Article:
The Mayor of London Boris Johnson has unveiled plans for flat roofs and empty spaces in the city to be transformed into vegetables patches to promote local sustainable food production and the protection of the environment in the face of climate change.
Johnson aims to have 2,012 green plots in the city by 2012 in the hope that homegrown food might be available for the athletes in time for the 2012 Olympics.
Chair of London Food, Rosie Boycott, a former newspaper editor appointed by Johnson this summer, hopes councils, hospitals, housing estates and schools will start growing their own fruit and vegetables instead of buying them from supermarkets.
Launching the ‘Capital Growth’ project at a vegetable and herb garden maintained by a charity for disabled people in Battersea Park, Boycott said, ‘London has a good deal of green spaces—some derelict or underused—but they are not being used as well as they could be. We also have a veritable host of enthusiastic gardeners who are well equipped to turning derelict or underused spaces into thriving oases offering healthy food and a fantastic focus for the community. Capital Growth will identify spaces across the capital—often in surprising places such as roof gardens—and help London’s communities grow their own food’.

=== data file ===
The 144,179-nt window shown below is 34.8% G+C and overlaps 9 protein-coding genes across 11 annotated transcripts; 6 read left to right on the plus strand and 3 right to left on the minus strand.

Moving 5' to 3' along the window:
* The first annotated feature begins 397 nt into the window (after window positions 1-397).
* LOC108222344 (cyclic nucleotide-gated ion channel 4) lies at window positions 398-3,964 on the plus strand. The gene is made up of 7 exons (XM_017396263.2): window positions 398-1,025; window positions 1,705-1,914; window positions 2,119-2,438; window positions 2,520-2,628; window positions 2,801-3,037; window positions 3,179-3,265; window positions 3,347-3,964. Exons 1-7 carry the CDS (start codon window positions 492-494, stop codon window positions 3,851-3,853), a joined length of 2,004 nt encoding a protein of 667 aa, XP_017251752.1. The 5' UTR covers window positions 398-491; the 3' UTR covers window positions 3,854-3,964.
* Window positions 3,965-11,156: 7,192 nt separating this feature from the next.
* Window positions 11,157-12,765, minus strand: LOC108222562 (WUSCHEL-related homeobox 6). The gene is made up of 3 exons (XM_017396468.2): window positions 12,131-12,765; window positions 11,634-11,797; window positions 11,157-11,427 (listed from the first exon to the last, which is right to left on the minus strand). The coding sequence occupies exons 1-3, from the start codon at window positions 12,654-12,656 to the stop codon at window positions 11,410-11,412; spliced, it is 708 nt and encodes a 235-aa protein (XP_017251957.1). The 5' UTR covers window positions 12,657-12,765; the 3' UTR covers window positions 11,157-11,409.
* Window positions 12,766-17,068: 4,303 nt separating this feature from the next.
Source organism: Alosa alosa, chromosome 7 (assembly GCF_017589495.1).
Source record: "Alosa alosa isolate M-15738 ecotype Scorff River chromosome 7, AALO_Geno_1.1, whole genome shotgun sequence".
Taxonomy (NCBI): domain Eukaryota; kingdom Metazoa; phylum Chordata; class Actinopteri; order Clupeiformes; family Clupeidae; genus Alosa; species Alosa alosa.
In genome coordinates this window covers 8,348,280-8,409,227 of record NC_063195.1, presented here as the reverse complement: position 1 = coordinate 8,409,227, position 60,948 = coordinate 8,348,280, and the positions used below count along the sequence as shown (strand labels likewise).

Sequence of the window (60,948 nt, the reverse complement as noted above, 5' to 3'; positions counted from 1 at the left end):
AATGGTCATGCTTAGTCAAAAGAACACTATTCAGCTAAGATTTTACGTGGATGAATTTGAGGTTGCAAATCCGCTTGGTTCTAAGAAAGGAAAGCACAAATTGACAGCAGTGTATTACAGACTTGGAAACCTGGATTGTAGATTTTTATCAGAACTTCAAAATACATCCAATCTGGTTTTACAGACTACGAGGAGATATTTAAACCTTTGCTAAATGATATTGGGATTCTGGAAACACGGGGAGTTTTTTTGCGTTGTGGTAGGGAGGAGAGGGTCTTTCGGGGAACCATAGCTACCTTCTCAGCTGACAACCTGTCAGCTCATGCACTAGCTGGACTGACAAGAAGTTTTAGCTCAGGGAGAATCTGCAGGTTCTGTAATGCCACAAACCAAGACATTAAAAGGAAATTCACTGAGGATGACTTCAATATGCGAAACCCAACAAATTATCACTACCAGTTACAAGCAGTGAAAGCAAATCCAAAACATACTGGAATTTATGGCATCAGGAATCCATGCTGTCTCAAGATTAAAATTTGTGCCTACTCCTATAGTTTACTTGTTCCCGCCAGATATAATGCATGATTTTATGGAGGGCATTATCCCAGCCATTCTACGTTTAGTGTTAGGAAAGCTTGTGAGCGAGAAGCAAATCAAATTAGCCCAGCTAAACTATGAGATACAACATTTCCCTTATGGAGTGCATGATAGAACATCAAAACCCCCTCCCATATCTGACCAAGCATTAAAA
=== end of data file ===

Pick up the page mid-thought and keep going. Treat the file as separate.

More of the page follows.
According to Boycott, potential plots could also be found on the banks of reservoirs and canals and in disused railway yards.
Johnson added that, ‘This will aid people to reconnect with where their fruit and veg comes from and cut the congestion and carbon emissions associated with the transportation of food from miles away. “Capital Growth” is a win-win scheme, good for our communities and good for our environment’.
The London Development Agency will fund a pilot scheme, costing £87,000 over the next six months to find the first 50 patches of land.
Also in the UK, Wales has recently become the first ‘Fair Trade Nation’, at the head of the project to help the world’s poorest producers get a fair price for their products. Wales has 58 Fairtrade towns, Fairtrade groups in all its 22 counties and 380 schools committed to learning about Fairtrade and Fairtrade products.
Fair Trade Wales